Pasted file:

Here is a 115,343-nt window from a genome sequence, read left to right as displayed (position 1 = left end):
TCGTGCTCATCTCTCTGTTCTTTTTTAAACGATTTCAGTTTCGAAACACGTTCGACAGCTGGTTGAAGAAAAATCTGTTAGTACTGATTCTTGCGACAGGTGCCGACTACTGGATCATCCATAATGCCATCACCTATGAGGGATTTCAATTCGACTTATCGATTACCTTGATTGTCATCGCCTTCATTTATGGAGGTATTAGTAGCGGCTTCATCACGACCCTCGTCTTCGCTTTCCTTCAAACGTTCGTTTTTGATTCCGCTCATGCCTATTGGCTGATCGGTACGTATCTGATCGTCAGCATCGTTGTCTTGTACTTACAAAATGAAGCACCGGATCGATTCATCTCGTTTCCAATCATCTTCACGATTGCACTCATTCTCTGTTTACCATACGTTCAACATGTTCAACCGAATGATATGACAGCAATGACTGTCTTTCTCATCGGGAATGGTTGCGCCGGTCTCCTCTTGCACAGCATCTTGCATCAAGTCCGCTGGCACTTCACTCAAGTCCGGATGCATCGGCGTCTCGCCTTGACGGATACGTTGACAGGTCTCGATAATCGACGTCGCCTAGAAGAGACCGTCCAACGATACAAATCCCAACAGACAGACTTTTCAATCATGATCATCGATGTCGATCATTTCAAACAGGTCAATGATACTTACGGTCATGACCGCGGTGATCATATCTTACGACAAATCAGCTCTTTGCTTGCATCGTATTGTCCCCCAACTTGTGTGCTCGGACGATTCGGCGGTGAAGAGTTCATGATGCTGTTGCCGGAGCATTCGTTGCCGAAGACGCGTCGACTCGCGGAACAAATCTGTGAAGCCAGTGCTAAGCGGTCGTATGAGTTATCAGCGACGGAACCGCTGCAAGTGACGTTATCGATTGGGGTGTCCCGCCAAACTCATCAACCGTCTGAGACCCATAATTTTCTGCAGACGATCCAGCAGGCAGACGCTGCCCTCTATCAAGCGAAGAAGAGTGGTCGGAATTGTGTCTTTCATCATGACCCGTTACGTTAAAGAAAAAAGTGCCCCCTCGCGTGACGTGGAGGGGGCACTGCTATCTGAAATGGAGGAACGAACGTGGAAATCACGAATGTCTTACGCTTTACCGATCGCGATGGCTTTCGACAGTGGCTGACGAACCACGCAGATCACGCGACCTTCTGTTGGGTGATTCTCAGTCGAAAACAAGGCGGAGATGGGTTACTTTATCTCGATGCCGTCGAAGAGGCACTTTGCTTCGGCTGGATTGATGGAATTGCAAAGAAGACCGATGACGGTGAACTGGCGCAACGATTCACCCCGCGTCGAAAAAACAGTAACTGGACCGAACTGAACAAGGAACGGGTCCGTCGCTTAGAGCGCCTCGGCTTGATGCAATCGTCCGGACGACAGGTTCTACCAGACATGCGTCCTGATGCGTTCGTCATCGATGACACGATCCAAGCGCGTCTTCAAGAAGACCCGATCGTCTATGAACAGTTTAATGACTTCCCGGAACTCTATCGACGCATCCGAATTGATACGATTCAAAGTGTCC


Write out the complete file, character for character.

Here is a 115,343-nt window from a genome sequence, read left to right as displayed (position 1 = left end):
TCGTGCTCATCTCTCTGTTCTTTTTTAAACGATTTCAGTTTCGAAACACGTTCGACAGCTGGTTGAAGAAAAATCTGTTAGTACTGATTCTTGCGACAGGTGCCGACTACTGGATCATCCATAATGCCATCACCTATGAGGGATTTCAATTCGACTTATCGATTACCTTGATTGTCATCGCCTTCATTTATGGAGGTATTAGTAGCGGCTTCATCACGACCCTCGTCTTCGCTTTCCTTCAAACGTTCGTTTTTGATTCCGCTCATGCCTATTGGCTGATCGGTACGTATCTGATCGTCAGCATCGTTGTCTTGTACTTACAAAATGAAGCACCGGATCGATTCATCTCGTTTCCAATCATCTTCACGATTGCACTCATTCTCTGTTTACCATACGTTCAACATGTTCAACCGAATGATATGACAGCAATGACTGTCTTTCTCATCGGGAATGGTTGCGCCGGTCTCCTCTTGCACAGCATCTTGCATCAAGTCCGCTGGCACTTCACTCAAGTCCGGATGCATCGGCGTCTCGCCTTGACGGATACGTTGACAGGTCTCGATAATCGACGTCGCCTAGAAGAGACCGTCCAACGATACAAATCCCAACAGACAGACTTTTCAATCATGATCATCGATGTCGATCATTTCAAACAGGTCAATGATACTTACGGTCATGACCGCGGTGATCATATCTTACGACAAATCAGCTCTTTGCTTGCATCGTATTGTCCCCCAACTTGTGTGCTCGGACGATTCGGCGGTGAAGAGTTCATGATGCTGTTGCCGGAGCATTCGTTGCCGAAGACGCGTCGACTCGCGGAACAAATCTGTGAAGCCAGTGCTAAGCGGTCGTATGAGTTATCAGCGACGGAACCGCTGCAAGTGACGTTATCGATTGGGGTGTCCCGCCAAACTCATCAACCGTCTGAGACCCATAATTTTCTGCAGACGATCCAGCAGGCAGACGCTGCCCTCTATCAAGCGAAGAAGAGTGGTCGGAATTGTGTCTTTCATCATGACCCGTTACGTTAAAGAAAAAAGTGCCCCCTCGCGTGACGTGGAGGGGGCACTGCTATCTGAAATGGAGGAACGAACGTGGAAATCACGAATGTCTTACGCTTTACCGATCGCGATGGCTTTCGACAGTGGCTGACGAACCACGCAGATCACGCGACCTTCTGTTGGGTGATTCTCAGTCGAAAACAAGGCGGAGATGGGTTACTTTATCTCGATGCCGTCGAAGAGGCACTTTGCTTCGGCTGGATTGATGGAATTGCAAAGAAGACCGATGACGGTGAACTGGCGCAACGATTCACCCCGCGTCGAAAAAACAGTAACTGGACCGAACTGAACAAGGAACGGGTCCGTCGCTTAGAGCGCCTCGGCTTGATGCAATCGTCCGGACGACAGGTTCTACCAGACATGCGTCCTGATGCGTTCGTCATCGATGACACGATCCAAGCGCGTCTTCAAGAAGACCCGATCGTCTATGAACAGTTTAATGACTTCCCGGAACTCTATCGACGCATCCGAATTGATACGATTCAAAGTGTCC